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Do the Secret Bush Memos Amount to Treason? Top Constitutional Scholar Says Yes

Legal expert Michael Ratner calls the legal arguments made in the infamous Yoo memos, "Fuhrer's law."

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If you are familiar with the history of dictators, coups and fascism (as I know you are), they (the planners) prefer a veneer of legality. Hitler killed 6 million Jews with a veneer of legality -- getting his dictatorial powers through the Reichstag and the courts.

These memos gave the Bush administration's [lawless] practices the veneer of legality.

NW: So are you saying that these memos actually created a police state that we did not know about?

MR: If you look at police state as various strands of lawlessness, we knew about some of this lawlessness even before this latest set of memos.

But the memos revealed how massive the takeover of our democracy was to be -- that this wasn't just going to be a few individuals here or there who suffered the arrows of a police state.

These memos lay the groundwork for a massive military takeover of the United States in cahoots with the president. And if that's not a coup d'etat then, nothing is.

NW: Can I ask something? I keep thinking about the notion of treason. In America now, people tend to read the definition of treason in the Constitution as if they are thinking of a Tokyo Rose or an American citizen acting as an agent for an enemy state -- very much a World War II experience of the traitor to one's country.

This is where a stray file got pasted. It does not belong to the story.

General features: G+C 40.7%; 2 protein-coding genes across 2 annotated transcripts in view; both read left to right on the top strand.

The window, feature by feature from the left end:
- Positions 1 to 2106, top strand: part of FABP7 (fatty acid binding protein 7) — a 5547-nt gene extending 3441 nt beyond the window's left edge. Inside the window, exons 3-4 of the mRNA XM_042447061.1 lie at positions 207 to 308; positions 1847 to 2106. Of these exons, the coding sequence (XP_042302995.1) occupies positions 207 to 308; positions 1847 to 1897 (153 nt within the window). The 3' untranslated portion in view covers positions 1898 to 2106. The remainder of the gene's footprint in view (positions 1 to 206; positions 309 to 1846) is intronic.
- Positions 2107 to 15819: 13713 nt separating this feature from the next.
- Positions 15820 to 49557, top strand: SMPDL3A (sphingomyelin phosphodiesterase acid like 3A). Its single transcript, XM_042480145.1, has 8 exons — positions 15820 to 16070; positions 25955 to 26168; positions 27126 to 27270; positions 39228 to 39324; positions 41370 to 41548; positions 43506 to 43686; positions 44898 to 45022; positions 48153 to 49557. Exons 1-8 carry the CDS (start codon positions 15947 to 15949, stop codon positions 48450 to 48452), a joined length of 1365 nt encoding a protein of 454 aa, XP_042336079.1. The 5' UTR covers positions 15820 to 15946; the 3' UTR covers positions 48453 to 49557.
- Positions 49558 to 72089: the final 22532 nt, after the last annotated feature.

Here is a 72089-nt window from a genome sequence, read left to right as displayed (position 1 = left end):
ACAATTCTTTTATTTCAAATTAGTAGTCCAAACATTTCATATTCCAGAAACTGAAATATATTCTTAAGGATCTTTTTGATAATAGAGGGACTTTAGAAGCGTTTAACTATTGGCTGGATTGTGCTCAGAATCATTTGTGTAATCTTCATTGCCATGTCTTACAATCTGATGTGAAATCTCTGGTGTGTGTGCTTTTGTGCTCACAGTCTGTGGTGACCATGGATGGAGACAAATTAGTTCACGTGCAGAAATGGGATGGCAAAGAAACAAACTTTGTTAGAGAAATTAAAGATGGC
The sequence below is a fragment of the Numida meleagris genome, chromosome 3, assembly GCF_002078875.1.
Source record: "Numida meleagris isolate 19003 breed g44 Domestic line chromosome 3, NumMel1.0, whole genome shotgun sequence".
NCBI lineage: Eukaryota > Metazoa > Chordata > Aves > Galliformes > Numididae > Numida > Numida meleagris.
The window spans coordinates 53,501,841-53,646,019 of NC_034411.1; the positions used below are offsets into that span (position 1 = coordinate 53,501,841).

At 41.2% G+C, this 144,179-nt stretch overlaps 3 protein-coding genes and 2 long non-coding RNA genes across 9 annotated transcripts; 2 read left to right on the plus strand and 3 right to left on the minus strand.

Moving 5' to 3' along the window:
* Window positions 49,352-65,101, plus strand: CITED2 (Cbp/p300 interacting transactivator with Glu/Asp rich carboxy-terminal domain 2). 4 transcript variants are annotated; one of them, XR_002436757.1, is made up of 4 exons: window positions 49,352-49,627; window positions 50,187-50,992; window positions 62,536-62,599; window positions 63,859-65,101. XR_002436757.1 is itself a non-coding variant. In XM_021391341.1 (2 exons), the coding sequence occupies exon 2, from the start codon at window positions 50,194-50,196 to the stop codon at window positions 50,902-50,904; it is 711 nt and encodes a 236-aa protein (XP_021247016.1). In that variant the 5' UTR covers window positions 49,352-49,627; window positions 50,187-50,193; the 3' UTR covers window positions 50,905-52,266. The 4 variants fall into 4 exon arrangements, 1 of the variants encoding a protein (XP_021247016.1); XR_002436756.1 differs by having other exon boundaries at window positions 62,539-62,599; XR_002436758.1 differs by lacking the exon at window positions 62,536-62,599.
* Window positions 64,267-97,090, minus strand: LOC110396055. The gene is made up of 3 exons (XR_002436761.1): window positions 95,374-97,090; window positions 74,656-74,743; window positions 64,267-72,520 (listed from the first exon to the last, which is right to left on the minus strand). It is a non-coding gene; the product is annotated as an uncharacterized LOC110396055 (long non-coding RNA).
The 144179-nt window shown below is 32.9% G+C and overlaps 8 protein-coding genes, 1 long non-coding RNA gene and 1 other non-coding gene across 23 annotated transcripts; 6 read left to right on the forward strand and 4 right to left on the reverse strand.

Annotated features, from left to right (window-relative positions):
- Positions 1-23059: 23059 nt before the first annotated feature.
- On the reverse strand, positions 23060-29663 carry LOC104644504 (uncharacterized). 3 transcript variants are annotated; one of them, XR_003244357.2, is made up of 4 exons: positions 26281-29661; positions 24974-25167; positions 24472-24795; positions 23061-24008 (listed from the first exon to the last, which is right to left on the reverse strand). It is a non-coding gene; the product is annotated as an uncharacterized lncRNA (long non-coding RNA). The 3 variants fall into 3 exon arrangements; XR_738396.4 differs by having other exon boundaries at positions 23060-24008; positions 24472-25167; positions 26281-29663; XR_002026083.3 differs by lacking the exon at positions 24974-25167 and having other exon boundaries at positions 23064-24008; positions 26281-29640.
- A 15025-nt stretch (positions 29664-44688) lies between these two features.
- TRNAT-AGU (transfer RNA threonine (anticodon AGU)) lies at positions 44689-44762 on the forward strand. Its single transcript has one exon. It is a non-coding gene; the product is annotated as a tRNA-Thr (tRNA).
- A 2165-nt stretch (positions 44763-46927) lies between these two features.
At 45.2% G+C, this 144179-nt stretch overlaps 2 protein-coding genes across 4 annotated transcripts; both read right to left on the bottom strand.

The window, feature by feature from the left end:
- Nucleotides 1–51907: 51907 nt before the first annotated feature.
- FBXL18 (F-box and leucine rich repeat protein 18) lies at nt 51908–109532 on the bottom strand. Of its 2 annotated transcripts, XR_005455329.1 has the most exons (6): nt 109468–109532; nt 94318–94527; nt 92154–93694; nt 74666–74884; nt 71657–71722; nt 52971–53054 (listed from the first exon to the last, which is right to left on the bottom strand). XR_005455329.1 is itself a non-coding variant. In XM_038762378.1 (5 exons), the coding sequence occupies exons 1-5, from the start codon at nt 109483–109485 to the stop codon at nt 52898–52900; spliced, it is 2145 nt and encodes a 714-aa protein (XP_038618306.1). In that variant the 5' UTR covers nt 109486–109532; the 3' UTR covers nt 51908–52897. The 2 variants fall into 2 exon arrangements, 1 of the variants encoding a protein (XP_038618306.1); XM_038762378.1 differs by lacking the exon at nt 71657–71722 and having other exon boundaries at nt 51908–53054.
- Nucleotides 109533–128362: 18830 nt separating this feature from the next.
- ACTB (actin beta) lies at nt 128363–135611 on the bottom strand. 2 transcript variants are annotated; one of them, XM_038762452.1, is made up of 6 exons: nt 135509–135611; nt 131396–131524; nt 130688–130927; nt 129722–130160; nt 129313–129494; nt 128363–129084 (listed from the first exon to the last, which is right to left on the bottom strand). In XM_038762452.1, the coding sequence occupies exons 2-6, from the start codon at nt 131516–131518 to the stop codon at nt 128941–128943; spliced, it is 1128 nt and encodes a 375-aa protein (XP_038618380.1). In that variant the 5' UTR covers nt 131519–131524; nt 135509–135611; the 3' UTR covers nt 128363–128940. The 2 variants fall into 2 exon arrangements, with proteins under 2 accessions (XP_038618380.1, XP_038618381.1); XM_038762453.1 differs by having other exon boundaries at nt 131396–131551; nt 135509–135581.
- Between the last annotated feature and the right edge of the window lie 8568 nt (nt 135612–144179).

But I've been reading a lot of 16th and 17th century history, and it seems to me that the founders were thinking more along the lines of English treason of that era -- small groups of Englishmen, usually nobility, who formed cabals and conspired with one another to buy or recruit militias to overthrow the crown or Parliament.

The notion that a group might conspire in secret to overthrow the government is not a wild, marginal concept, it is a substantial part of European, and especially British, Renaissance and Reformation-era history and would have been very much alive in the minds of the Enlightenment-era founders. (I just visited the Tower of London where this was so frequent a charge against groups of English subjects that there is a designated Traitor's Gate.)

So clearly you don't have to act on behalf of another state to commit treason. The Constitution defines it as levying war against the United States or giving aid and comfort to its enemies. It says nothing about the enemy having to be another state.

When the Constitution was drafted, the phrase "United States" barely referred to a singular country; it referred to a new federation of many united states. They imagined militias rising up against various states; it was not necessarily nation against nation.

Surely, when we have evidence Bush prepared the way to allow the military to imprison or shoot civilians in the various states and created law to put his own troops over the authority of the governors and the national guard of the various states, and when the military were sent to terrorize protesters in St. Paul, [Minn.], Bush was levying war in this sense against the united states?

Hasn't Bush actually levied war against Minnesota? And if our leaders and military are sworn to protect and defend the Constitution, and there is clear evidence now that Bush and his cabal intended to do away with it, are they not our enemies and giving aid and comfort to our enemies? Again, "enemy" does not seem to me to be defined in the Constitution as another sovereign state.

MR: You are right. Treason need not involve another state. Aaron Burr was tried for treason. I do think that a plan to control the military, use it in the United States contrary to law and the Constitution and employ it to levy a war or takeover that eliminates the democratic institutions of the country constitutes treason, even if done under the president of the United States.

 
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